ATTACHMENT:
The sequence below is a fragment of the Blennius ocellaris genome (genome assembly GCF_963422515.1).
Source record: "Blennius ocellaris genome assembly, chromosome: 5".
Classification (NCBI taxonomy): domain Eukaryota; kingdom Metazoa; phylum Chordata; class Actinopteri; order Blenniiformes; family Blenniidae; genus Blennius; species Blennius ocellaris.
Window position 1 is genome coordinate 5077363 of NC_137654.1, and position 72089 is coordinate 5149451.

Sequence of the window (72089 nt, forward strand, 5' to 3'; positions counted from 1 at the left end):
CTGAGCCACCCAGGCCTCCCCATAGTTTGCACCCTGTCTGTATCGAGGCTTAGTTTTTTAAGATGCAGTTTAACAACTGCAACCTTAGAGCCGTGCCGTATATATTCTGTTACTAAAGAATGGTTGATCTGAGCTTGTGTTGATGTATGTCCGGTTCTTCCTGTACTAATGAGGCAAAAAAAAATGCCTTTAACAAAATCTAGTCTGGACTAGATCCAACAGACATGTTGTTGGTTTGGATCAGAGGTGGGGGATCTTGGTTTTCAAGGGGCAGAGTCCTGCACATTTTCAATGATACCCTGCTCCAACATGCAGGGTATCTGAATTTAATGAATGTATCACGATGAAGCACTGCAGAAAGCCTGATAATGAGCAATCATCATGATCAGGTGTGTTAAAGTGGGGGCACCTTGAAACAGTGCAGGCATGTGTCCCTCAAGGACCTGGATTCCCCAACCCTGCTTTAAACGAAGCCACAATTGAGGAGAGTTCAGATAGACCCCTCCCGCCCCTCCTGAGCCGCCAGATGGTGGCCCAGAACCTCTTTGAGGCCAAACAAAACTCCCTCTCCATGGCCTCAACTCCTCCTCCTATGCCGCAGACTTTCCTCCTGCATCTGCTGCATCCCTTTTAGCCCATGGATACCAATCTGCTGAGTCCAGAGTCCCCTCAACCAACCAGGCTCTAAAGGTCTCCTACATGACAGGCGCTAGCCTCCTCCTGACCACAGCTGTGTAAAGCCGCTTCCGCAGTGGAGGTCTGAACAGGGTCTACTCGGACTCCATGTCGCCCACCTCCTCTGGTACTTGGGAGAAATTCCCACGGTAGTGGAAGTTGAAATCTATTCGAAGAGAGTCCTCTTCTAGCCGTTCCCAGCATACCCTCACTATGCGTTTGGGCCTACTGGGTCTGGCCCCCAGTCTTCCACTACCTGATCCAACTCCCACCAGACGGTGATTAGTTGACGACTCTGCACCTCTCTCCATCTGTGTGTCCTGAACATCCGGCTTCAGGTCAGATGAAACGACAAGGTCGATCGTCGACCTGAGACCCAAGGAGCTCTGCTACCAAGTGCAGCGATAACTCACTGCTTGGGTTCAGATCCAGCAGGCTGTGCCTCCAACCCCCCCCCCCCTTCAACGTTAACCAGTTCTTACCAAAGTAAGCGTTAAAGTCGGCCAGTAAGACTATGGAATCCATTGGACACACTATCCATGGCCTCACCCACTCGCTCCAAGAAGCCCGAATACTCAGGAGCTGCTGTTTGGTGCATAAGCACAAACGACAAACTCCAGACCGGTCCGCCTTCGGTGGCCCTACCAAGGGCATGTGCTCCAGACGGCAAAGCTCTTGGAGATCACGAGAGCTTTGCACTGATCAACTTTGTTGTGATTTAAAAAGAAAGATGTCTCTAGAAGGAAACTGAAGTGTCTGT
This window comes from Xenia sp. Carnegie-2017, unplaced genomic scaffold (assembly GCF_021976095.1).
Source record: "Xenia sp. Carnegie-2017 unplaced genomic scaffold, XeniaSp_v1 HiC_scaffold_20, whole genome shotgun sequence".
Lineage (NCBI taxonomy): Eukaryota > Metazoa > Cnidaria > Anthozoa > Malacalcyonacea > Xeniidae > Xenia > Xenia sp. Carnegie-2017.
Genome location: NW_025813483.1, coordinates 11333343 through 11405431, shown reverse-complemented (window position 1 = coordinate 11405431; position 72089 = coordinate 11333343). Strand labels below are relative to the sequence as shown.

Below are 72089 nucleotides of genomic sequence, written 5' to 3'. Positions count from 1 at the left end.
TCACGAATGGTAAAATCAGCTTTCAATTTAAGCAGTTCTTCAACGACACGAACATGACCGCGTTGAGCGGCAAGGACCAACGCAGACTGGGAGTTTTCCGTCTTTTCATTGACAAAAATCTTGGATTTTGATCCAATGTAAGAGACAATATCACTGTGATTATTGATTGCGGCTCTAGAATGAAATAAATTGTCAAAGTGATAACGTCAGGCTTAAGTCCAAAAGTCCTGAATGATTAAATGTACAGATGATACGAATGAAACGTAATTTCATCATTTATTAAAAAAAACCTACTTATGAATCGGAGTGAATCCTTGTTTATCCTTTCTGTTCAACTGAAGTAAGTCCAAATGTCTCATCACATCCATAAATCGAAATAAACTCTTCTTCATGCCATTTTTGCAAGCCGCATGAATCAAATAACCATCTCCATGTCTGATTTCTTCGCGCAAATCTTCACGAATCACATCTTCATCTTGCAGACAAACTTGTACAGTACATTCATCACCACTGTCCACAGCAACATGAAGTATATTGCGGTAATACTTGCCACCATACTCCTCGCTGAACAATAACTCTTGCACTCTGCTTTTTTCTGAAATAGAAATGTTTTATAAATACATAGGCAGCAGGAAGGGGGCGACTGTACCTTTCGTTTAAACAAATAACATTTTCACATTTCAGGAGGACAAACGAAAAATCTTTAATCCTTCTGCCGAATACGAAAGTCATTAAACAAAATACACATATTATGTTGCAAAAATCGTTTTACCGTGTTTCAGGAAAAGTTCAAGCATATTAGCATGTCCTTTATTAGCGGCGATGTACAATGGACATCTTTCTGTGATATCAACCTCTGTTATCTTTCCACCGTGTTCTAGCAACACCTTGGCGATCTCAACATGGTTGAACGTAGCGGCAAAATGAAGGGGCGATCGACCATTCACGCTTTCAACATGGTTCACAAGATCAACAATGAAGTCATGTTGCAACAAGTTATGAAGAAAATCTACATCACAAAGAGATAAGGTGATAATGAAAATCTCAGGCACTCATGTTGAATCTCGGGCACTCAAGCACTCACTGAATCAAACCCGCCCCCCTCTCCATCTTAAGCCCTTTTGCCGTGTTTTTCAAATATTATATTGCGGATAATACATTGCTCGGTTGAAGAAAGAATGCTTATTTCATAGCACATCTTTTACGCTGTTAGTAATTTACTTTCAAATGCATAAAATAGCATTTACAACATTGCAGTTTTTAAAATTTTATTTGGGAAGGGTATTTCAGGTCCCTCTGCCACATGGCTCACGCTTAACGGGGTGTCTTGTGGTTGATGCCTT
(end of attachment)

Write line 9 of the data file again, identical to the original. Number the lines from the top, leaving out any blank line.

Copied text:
Lineage (NCBI taxonomy): Eukaryota > Metazoa > Cnidaria > Anthozoa > Malacalcyonacea > Xeniidae > Xenia > Xenia sp. Carnegie-2017.